Last week Boston-based astrophotographer Abdul Dremali captured a glowing Mars as it rose above a Rhode Island beach. In the image it rests just beneath the overhead Milky Way as its powerful reflection forges a golden streak in the water below. Currently the red planet is its brightest since 2003 when it was closer to Earth than it had been in 60,000 years.
“I drove down to Rhode Island for the new moon since that’s the best time to catch the Milky Way,” Dremali tells Colossal. “I knew Mars was near opposition, so I timed to be out there by 10pm when Mars was rising. I’ve captured Mars many times throughout this Milky Way season, but due to a severe Martian storm, and it being so close, it’s brighter than ever.”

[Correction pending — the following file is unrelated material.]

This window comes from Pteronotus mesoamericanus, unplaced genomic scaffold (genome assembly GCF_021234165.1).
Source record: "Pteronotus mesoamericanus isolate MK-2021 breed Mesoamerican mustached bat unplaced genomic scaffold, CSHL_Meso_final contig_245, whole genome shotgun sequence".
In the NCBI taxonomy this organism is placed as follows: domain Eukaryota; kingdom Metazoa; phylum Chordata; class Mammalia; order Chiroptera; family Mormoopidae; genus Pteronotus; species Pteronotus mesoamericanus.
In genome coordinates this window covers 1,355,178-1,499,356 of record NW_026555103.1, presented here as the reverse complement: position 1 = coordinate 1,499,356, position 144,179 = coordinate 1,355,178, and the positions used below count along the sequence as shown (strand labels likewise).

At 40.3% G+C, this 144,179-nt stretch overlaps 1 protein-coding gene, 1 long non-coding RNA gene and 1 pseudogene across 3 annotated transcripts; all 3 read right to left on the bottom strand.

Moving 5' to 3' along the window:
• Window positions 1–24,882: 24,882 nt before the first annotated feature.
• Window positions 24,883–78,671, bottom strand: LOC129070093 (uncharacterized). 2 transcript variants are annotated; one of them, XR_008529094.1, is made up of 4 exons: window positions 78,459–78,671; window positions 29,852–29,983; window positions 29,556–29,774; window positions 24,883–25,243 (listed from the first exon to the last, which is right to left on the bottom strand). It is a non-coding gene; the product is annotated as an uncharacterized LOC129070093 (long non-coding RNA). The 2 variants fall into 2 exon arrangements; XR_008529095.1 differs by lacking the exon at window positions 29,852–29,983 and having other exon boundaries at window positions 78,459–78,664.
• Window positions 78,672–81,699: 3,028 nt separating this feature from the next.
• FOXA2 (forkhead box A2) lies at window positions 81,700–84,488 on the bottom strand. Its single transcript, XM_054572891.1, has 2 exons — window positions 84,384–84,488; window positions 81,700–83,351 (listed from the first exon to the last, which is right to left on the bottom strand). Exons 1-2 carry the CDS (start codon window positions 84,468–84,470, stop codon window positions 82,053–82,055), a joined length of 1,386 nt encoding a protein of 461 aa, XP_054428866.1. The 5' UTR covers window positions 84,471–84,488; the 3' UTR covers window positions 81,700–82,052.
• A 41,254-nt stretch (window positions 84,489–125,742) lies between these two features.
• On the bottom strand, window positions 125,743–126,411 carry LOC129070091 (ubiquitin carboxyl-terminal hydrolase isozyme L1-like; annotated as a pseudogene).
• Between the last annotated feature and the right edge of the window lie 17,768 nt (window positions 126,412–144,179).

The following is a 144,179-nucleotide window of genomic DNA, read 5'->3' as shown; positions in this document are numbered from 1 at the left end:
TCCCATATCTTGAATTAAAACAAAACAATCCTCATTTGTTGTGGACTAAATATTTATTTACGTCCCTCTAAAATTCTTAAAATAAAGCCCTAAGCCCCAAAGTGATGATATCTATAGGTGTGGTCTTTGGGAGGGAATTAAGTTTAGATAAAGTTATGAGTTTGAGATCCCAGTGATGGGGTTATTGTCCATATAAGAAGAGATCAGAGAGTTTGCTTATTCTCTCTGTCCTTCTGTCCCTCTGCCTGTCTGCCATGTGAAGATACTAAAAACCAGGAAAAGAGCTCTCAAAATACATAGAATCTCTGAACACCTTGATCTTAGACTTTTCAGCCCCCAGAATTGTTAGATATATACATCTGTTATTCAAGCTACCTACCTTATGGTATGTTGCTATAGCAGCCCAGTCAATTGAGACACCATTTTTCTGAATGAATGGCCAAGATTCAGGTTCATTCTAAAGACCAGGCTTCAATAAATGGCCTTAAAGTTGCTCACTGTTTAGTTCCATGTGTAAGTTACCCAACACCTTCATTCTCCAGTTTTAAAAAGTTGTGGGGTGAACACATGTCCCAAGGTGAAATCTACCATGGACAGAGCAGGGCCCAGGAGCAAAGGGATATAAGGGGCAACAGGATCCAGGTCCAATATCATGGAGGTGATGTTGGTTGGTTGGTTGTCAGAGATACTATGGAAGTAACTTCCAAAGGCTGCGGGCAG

Two months ago Dremali photographed Mars from Monument Valley, and then in Joshua Tree National Park just a few days later. If you want to try your own astrophotography make sure to look for what appears to be a bright red star from now until September 7. Mars will temporarily shine brighter than Jupiter, securing a place as the fourth-brightest object in the sky. You can view more of Dremali’s star-spotted images on his Instagram and Twitter, and browse prints for sale in his online shop. (via PetaPixel)
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